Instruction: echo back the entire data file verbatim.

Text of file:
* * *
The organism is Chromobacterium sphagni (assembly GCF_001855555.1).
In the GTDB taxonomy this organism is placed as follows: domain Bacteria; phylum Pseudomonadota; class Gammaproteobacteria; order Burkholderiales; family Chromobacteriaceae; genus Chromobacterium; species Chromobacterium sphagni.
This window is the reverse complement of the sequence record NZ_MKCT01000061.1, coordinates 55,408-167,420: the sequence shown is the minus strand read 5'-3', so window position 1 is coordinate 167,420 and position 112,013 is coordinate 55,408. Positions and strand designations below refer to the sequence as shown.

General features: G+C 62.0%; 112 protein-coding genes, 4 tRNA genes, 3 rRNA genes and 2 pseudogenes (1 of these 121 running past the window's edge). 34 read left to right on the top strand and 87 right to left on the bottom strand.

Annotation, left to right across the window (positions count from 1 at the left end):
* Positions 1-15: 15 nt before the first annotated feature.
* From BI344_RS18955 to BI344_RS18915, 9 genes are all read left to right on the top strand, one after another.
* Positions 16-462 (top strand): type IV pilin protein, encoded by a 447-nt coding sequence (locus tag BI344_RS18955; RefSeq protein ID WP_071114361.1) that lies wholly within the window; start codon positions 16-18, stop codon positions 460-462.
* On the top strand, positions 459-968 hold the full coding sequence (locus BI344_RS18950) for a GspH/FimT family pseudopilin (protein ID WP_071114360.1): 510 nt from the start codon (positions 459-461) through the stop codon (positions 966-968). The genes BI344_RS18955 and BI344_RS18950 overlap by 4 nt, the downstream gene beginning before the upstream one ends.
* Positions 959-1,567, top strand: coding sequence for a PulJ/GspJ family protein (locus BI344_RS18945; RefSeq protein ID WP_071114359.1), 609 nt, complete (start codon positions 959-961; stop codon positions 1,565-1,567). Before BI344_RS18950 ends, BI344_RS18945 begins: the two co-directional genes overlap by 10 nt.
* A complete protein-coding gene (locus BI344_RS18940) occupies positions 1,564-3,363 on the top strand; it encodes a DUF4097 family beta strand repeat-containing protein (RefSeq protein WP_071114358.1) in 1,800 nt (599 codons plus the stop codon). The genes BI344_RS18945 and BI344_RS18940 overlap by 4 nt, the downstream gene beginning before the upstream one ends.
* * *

The organism is Chromobacterium sphagni (assembly GCF_001855555.1).
In the GTDB taxonomy this organism is placed as follows: domain Bacteria; phylum Pseudomonadota; class Gammaproteobacteria; order Burkholderiales; family Chromobacteriaceae; genus Chromobacterium; species Chromobacterium sphagni.
This window is the reverse complement of the sequence record NZ_MKCT01000061.1, coordinates 55,408-167,420: the sequence shown is the minus strand read 5'-3', so window position 1 is coordinate 167,420 and position 112,013 is coordinate 55,408. Positions and strand designations below refer to the sequence as shown.

General features: G+C 62.0%; 112 protein-coding genes, 4 tRNA genes, 3 rRNA genes and 2 pseudogenes (1 of these 121 running past the window's edge). 34 read left to right on the top strand and 87 right to left on the bottom strand.

Annotation, left to right across the window (positions count from 1 at the left end):
* Positions 1-15: 15 nt before the first annotated feature.
* From BI344_RS18955 to BI344_RS18915, 9 genes are all read left to right on the top strand, one after another.
* Positions 16-462 (top strand): type IV pilin protein, encoded by a 447-nt coding sequence (locus tag BI344_RS18955; RefSeq protein ID WP_071114361.1) that lies wholly within the window; start codon positions 16-18, stop codon positions 460-462.
* On the top strand, positions 459-968 hold the full coding sequence (locus BI344_RS18950) for a GspH/FimT family pseudopilin (protein ID WP_071114360.1): 510 nt from the start codon (positions 459-461) through the stop codon (positions 966-968). The genes BI344_RS18955 and BI344_RS18950 overlap by 4 nt, the downstream gene beginning before the upstream one ends.
* Positions 959-1,567, top strand: coding sequence for a PulJ/GspJ family protein (locus BI344_RS18945; RefSeq protein ID WP_071114359.1), 609 nt, complete (start codon positions 959-961; stop codon positions 1,565-1,567). Before BI344_RS18950 ends, BI344_RS18945 begins: the two co-directional genes overlap by 10 nt.
* A complete protein-coding gene (locus BI344_RS18940) occupies positions 1,564-3,363 on the top strand; it encodes a DUF4097 family beta strand repeat-containing protein (RefSeq protein WP_071114358.1) in 1,800 nt (599 codons plus the stop codon). The genes BI344_RS18945 and BI344_RS18940 overlap by 4 nt, the downstream gene beginning before the upstream one ends.